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Digital Subscriptions > Guitar Magazine > Nov-18 > SLIDE SCHOOL


It’s one of the most evocative, expressive and downright cool guitar styles around. But how many of us have sat listening to the likes of Robert Johnson, Sonny Landreth, Jerry Douglas or Ben Harper and thought, “I wish I could do that”, but never actually tried to learn? Happily, UK slide maestro Chris Eaton is here to give you the basics you need to get started. So raise your action, pick up your slide, and dive in…
© Getty Images

Slide guitar is very much an American tradition, and when you play slide – especially on an acoustic instrument – it’s hard not to sound American. Slide tones are so often heard in this context – on a film or TV soundtrack during a desert scene with a rattlesnake slithering past, for example. There is of course, the equally rich tradition of slide in Indian classical music, but in the Western guitar tradition, there are three primary styles: bottleneck, Dobro and Weissenborn. But which came first?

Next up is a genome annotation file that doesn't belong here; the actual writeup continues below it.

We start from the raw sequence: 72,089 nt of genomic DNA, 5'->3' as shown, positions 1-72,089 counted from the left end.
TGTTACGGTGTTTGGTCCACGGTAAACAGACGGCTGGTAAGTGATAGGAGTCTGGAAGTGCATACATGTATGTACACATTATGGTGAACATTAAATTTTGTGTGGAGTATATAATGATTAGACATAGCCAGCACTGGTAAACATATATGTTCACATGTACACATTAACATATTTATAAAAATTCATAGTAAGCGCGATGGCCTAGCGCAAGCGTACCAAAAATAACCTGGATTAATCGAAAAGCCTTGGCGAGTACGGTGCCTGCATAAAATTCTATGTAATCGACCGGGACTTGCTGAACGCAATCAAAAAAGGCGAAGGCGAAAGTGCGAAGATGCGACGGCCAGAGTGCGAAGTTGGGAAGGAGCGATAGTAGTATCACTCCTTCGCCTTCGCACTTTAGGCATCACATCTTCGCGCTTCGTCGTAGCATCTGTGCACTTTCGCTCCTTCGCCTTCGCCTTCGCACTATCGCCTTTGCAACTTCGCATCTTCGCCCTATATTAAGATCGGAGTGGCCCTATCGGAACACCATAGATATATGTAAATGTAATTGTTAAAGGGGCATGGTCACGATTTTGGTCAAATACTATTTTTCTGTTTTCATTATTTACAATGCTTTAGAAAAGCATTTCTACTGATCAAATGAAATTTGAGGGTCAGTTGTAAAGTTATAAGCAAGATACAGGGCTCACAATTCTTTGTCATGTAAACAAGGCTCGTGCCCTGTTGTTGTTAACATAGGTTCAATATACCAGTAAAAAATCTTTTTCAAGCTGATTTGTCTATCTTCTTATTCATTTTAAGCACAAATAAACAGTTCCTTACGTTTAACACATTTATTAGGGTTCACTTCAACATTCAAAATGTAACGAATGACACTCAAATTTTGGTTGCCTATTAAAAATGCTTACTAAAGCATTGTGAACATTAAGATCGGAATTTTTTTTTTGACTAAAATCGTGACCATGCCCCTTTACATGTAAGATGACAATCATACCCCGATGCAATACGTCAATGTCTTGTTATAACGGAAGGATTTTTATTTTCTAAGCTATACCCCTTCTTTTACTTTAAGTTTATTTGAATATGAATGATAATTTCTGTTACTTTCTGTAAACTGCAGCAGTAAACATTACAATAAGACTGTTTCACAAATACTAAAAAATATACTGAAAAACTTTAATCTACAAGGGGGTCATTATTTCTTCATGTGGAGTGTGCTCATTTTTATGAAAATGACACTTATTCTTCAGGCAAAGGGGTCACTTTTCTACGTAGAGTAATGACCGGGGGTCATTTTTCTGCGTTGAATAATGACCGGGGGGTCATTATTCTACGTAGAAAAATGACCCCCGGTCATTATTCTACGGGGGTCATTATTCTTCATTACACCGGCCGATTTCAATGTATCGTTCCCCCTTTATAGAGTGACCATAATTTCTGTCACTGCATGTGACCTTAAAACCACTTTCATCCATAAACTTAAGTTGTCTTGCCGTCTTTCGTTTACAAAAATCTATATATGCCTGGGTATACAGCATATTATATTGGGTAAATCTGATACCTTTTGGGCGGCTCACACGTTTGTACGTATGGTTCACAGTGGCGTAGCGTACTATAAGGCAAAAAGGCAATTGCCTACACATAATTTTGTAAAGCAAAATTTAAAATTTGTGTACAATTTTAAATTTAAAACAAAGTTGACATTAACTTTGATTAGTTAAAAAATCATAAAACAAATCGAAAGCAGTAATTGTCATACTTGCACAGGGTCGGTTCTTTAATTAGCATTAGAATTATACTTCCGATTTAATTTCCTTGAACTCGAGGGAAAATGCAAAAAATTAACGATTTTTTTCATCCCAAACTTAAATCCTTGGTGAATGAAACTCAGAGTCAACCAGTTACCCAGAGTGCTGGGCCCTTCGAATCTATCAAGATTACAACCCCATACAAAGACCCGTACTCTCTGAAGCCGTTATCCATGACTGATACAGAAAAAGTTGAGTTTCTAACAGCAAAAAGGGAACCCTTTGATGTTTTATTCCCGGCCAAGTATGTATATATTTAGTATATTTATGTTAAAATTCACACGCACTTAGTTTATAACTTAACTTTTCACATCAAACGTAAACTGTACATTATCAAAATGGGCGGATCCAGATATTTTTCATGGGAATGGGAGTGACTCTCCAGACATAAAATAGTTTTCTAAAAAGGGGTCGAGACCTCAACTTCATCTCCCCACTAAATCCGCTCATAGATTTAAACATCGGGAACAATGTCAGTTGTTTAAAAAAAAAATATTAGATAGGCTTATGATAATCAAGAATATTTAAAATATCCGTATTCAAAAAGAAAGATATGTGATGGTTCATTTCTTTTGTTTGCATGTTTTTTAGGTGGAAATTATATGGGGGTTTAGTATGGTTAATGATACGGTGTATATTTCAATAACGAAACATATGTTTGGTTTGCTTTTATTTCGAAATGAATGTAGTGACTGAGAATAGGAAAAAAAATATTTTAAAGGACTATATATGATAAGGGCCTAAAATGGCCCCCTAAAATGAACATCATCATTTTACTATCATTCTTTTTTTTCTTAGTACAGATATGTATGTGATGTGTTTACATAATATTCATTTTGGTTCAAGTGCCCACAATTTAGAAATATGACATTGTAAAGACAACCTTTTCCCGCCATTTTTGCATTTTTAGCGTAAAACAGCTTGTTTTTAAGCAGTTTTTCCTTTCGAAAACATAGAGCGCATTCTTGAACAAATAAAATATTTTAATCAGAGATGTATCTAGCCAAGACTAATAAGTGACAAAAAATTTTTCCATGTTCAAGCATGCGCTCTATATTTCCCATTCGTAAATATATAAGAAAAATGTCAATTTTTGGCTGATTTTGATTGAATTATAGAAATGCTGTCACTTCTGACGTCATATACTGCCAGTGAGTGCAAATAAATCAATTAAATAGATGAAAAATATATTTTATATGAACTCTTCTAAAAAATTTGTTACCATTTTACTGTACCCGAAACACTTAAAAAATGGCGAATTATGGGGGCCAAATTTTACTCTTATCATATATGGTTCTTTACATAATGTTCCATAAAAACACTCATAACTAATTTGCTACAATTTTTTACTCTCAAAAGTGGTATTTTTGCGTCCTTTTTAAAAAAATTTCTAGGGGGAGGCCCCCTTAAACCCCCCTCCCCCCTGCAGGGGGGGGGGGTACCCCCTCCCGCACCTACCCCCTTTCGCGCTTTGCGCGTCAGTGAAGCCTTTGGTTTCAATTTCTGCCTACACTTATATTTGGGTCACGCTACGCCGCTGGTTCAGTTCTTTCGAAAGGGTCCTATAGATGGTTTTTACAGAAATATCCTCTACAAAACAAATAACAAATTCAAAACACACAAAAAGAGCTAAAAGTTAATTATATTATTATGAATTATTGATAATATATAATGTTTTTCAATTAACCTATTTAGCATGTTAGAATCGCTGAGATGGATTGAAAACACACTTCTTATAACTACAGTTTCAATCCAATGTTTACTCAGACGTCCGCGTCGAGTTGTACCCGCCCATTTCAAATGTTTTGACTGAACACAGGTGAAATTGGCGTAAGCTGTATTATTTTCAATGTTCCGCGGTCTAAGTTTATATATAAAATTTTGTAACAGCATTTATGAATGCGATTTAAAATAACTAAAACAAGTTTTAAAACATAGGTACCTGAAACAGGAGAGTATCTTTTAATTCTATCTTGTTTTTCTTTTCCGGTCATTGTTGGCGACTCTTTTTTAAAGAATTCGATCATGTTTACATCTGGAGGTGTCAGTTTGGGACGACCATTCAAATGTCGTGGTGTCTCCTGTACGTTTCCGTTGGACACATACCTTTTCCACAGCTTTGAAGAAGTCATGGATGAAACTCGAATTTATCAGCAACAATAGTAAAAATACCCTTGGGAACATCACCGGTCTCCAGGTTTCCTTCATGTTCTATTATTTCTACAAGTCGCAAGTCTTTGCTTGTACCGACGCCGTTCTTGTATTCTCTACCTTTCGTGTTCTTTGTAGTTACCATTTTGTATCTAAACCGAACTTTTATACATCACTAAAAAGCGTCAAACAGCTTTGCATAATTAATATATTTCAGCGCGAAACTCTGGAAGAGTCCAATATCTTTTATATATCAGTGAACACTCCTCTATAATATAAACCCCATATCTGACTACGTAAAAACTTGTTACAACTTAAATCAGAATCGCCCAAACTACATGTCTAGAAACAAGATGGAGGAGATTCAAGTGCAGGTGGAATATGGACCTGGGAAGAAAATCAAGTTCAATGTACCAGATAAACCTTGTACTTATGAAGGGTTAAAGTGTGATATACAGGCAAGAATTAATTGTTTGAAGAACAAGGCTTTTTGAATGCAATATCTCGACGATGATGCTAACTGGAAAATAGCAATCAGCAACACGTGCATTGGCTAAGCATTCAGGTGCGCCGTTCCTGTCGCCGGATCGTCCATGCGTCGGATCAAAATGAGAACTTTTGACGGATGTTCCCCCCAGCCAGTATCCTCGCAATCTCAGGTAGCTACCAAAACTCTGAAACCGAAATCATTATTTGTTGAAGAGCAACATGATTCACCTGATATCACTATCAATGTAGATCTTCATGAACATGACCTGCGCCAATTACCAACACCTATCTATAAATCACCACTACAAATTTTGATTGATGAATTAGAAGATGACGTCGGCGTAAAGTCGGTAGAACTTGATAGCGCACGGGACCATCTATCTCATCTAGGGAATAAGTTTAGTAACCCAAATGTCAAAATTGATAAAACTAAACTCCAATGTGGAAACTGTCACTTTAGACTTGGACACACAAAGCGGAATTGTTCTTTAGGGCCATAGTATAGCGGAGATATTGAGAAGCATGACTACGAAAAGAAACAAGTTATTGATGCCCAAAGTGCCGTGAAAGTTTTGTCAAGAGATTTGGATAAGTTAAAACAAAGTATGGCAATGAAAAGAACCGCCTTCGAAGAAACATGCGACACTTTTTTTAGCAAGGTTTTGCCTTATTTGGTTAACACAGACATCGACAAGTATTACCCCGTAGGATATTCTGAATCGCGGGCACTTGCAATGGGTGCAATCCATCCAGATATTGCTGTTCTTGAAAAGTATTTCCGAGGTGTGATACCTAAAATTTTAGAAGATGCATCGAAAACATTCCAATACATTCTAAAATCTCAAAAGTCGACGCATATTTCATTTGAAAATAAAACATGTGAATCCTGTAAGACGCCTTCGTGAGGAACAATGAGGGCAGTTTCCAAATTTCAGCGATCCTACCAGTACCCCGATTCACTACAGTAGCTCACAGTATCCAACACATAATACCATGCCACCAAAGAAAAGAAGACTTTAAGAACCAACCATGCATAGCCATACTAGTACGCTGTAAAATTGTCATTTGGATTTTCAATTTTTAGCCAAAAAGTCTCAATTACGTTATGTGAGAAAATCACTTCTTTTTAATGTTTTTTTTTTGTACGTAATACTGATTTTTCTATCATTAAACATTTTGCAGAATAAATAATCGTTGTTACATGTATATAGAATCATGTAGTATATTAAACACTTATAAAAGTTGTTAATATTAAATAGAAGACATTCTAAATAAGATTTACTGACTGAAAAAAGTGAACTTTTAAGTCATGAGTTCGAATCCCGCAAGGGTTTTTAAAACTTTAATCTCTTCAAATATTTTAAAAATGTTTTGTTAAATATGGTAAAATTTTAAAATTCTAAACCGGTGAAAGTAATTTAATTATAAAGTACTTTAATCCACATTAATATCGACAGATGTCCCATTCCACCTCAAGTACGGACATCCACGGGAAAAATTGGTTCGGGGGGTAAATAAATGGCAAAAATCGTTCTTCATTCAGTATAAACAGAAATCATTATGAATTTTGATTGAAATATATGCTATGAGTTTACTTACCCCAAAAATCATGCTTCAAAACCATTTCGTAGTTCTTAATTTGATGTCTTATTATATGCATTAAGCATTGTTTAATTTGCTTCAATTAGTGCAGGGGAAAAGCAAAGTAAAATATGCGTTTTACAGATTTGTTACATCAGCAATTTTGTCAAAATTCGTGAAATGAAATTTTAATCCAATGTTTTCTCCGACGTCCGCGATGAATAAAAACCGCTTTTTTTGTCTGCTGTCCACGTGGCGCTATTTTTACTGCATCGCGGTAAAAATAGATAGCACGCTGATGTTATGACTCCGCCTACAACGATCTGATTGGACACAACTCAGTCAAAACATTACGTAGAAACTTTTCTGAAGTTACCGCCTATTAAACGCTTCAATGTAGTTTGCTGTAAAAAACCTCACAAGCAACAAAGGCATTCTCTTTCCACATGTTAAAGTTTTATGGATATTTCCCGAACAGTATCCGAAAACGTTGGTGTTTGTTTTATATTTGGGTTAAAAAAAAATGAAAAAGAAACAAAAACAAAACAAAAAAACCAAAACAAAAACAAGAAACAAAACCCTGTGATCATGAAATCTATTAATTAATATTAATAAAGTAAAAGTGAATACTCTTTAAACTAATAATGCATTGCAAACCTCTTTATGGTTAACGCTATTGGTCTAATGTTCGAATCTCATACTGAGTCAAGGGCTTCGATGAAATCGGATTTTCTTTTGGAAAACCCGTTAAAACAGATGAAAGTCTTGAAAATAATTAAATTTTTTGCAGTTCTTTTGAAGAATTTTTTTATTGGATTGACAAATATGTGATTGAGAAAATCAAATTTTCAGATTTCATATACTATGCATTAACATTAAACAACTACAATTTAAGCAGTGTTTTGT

Let’s take a look at the origins of slide guitar…

In 1889, Hawaiian guitarist Joseph Kekuku accidentally discovered lap-slide guitar (also called ‘steel guitar’, due to the steel bar held in the left hand). Joseph was walking along a railway track with his guitar when he found a metal bolt on the ground. As he picked up the bolt, it hit the strings, making a sound that caught his ear. He developed that sound into a whole style of playing, and then in 1919, started touring Europe with the Bird Of Paradise show, which exposed the sound of Hawaiian lap-steel guitar to the world.

Finger and thumb picks are commonly used by slide guitarists who play lap-style
© Getty Images
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